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Marula advances plans with partners to commission Kinusi copper processing plant

5th April 2023

By: Donna Slater

Features Deputy Editor and Chief Photographer

     

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Africa-focused miner and developer Marula Mining is advancing plans to install a copper processing plant at its 75%-owned Kinusi copper project, in Tanzania, with initial design and capital and operating cost works well under way, and in line with the company’s strategy to advance the project to production in the second half of the year.

Marula in February increased its stake in Kinusi through an amended agreement with Tanzanian mining company Takela Mining Tanzania.

Going forward, Marula is working with Takela and its mineral processing consultants Southern Metal Processing (SMP) to commission the copper processing plant.

In parallel, Marula is advancing its discussions on copper offtake arrangements with four shortlisted global trading commodity groups for the sale and purchase of copper from Kinusi. About 100 kg of representative samples from Kinusi will be delivered to these groups for analysis, and finalisation of offtake and payment terms.

Additional samples are being sent for assay and analysis as part of enhancement metallurgical and process plant test work.

Marula CEO Jason Brewer says discussions with Europe-based global commodity groups for the offtake of the high-grade copper and precious metals from Kinusi have intensified over the past month, and are “no doubt” partly driven by the ever-strengthening copper market and supply and price outlook.

Thus far, the processing plant has received detailed design work for the installation and commissioning of the plant by SMP, with site works set to start this month.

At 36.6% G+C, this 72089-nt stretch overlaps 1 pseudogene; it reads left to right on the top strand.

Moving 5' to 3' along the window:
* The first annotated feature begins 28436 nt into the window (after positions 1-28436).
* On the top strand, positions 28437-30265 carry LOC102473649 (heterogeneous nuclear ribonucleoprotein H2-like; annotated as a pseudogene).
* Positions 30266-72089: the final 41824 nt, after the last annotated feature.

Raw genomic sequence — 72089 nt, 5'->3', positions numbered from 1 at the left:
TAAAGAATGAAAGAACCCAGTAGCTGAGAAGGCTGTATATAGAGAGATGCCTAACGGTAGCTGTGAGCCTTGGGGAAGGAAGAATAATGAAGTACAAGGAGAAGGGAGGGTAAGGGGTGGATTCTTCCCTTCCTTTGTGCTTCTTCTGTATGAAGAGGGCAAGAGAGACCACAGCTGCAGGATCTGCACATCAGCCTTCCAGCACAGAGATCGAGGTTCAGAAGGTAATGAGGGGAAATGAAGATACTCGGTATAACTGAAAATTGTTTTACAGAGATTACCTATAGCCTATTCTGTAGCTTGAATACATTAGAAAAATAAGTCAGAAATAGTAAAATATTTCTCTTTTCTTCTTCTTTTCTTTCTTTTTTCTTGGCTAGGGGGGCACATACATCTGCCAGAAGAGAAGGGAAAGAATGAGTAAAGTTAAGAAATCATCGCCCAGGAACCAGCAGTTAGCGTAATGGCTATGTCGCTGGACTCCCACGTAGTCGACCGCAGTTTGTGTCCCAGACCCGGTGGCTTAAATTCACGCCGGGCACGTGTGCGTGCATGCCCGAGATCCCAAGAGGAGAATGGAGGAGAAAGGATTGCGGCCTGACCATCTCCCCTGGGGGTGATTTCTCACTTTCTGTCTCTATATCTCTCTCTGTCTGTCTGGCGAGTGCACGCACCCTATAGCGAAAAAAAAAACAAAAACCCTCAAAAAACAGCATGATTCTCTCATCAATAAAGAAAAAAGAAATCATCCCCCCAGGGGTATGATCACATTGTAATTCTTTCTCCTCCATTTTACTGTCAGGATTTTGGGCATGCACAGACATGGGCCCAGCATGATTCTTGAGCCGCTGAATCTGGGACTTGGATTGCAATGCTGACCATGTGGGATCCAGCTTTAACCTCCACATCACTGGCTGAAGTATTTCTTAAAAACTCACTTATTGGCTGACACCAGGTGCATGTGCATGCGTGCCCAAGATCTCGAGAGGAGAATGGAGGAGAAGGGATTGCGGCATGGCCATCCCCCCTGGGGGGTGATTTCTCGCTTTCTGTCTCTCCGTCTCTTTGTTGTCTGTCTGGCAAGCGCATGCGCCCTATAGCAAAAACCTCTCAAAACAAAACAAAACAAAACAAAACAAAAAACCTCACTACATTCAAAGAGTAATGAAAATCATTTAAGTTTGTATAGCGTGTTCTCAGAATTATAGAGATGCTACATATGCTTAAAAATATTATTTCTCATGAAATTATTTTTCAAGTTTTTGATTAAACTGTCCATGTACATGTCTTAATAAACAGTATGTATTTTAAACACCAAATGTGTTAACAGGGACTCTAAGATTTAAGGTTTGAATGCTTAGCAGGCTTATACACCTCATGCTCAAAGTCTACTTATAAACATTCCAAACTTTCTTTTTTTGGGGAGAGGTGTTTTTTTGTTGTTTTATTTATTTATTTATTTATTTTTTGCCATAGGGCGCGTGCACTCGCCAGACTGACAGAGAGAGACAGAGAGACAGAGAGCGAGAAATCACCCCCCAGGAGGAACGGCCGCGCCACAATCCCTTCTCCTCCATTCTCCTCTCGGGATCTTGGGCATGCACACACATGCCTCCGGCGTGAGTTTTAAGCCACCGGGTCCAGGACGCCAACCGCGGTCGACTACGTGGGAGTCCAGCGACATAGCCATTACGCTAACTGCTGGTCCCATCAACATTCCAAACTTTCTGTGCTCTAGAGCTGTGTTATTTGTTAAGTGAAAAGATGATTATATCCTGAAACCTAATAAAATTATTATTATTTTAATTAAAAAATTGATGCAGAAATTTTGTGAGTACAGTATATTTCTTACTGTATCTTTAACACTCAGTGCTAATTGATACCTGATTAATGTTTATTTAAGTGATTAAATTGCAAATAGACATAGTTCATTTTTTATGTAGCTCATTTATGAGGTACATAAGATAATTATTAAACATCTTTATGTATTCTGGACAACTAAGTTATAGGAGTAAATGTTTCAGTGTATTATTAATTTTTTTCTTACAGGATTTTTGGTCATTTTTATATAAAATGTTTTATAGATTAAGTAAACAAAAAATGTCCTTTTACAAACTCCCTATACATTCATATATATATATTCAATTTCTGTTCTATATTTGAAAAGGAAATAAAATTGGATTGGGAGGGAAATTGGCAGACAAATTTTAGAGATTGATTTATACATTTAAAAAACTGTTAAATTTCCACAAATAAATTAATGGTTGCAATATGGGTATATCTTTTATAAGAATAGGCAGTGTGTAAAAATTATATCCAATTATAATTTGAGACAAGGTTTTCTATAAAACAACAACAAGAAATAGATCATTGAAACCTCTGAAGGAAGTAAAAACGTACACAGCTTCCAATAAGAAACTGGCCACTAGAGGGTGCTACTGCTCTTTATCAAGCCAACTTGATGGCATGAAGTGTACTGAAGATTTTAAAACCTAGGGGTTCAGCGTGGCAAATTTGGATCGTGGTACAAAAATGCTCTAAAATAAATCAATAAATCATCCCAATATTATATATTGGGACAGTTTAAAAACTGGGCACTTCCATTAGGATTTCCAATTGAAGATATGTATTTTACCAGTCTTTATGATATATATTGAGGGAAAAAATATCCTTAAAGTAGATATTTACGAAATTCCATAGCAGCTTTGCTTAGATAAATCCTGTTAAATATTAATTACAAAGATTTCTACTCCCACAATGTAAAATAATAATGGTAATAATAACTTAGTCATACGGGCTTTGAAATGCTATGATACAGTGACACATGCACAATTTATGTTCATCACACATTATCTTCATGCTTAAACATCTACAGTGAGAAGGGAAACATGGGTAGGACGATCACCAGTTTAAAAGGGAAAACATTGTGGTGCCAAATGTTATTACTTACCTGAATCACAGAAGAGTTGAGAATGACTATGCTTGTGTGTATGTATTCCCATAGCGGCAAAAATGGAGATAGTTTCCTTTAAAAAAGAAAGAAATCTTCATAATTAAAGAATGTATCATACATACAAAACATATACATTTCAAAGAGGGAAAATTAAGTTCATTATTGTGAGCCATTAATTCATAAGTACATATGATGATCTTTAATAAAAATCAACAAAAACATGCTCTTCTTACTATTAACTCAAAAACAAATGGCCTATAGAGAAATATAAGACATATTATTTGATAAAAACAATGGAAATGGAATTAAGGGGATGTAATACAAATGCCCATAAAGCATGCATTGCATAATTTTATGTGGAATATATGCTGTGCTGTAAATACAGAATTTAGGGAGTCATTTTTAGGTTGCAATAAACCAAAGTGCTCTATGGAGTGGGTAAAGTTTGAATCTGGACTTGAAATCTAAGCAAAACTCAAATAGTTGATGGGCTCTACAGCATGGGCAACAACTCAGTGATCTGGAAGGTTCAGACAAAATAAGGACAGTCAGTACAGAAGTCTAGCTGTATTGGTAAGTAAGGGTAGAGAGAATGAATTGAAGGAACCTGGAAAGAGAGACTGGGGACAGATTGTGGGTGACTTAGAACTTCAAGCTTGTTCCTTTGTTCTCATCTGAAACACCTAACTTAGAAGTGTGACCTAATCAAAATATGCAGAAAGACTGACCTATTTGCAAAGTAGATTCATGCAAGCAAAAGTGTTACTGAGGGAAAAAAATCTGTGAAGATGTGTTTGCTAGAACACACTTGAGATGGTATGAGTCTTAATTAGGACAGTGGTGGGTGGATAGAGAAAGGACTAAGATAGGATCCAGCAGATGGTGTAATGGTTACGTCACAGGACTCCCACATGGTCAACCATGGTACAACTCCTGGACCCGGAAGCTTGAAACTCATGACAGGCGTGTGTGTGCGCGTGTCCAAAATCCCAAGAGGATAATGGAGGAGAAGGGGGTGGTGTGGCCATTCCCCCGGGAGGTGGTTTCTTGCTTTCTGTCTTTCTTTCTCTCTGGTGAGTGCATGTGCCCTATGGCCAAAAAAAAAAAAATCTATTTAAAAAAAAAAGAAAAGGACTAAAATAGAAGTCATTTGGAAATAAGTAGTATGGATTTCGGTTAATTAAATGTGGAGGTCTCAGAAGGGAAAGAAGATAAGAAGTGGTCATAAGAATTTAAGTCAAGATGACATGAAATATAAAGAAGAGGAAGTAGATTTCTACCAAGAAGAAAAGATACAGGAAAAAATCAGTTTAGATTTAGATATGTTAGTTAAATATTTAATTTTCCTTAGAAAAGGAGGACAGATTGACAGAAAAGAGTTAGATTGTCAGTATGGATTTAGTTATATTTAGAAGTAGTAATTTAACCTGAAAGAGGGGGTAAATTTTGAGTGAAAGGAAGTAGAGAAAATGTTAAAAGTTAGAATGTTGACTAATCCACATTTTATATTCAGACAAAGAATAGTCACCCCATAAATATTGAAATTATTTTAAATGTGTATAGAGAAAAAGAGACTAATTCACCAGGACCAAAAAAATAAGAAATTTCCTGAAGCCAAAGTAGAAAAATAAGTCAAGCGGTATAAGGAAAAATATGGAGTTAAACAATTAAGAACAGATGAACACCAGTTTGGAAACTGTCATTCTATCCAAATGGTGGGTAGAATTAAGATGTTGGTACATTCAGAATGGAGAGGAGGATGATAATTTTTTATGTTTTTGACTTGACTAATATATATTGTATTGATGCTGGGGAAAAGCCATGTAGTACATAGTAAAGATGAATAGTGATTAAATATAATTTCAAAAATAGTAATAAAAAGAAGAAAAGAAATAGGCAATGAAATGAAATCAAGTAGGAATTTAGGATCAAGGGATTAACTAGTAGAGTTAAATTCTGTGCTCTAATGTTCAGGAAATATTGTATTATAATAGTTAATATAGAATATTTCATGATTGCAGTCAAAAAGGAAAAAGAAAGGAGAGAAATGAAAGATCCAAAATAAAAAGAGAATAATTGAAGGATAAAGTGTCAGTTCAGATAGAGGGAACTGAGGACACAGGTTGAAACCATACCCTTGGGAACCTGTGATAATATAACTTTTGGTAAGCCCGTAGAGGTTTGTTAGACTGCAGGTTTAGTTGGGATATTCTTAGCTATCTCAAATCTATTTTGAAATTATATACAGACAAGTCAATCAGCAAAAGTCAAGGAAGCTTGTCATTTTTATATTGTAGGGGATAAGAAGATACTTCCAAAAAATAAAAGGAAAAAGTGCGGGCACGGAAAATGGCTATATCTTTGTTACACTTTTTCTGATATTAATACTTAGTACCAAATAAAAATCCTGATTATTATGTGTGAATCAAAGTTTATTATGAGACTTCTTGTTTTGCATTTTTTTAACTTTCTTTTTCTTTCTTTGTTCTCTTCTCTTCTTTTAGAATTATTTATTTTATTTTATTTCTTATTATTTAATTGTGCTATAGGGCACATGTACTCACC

These site works will include the establishment of mine offices, and associated mine and operations support infrastructure.

Planned upgrades to access roads are in progress, and mobile mining equipment and ancillary vehicles and equipment are being secured.

Takela will start initial small-scale mining later this month, focusing on the Takela 1, 2, 3, 4 and 12 pits, with mined material to be stockpiled ahead of commissioning of the proposed copper processing plant.

The initial mining and site upgrade works will run in parallel with the ongoing exploration work to be undertaken by Marula’s on-site geological team and by experienced Tanzanian geological and mining consultancy group Geofields Tanzania.

Work by Marula’s geological team also includes preparation of initial drilling and establishment of drill pads for an initial diamond drilling programme, comprising holes to depths of 100 m to 150 m, to enable a better understanding of the structural controls to high-grade copper mineralisation, and also to determine the depth extensions of the mineralisation.

GRAPHITE

Geofields Tanzania has also completed Phase 1 of exploration activities at Marula’s 73%-owned Bagamoyo graphite project.

Marula reports that the preliminary results indicate two graphite trends on the Mihuga and Saadan South prospects within the project area. It adds that large graphite flakes were observed in all high-grade graphite zones.

At the Mihuga prospect, surface mapping has identified an east-west trending mineralised envelope which extends up to about 500 m in strike length on surface and is interpreted to extend a further 2 km over six of the granted mining licences.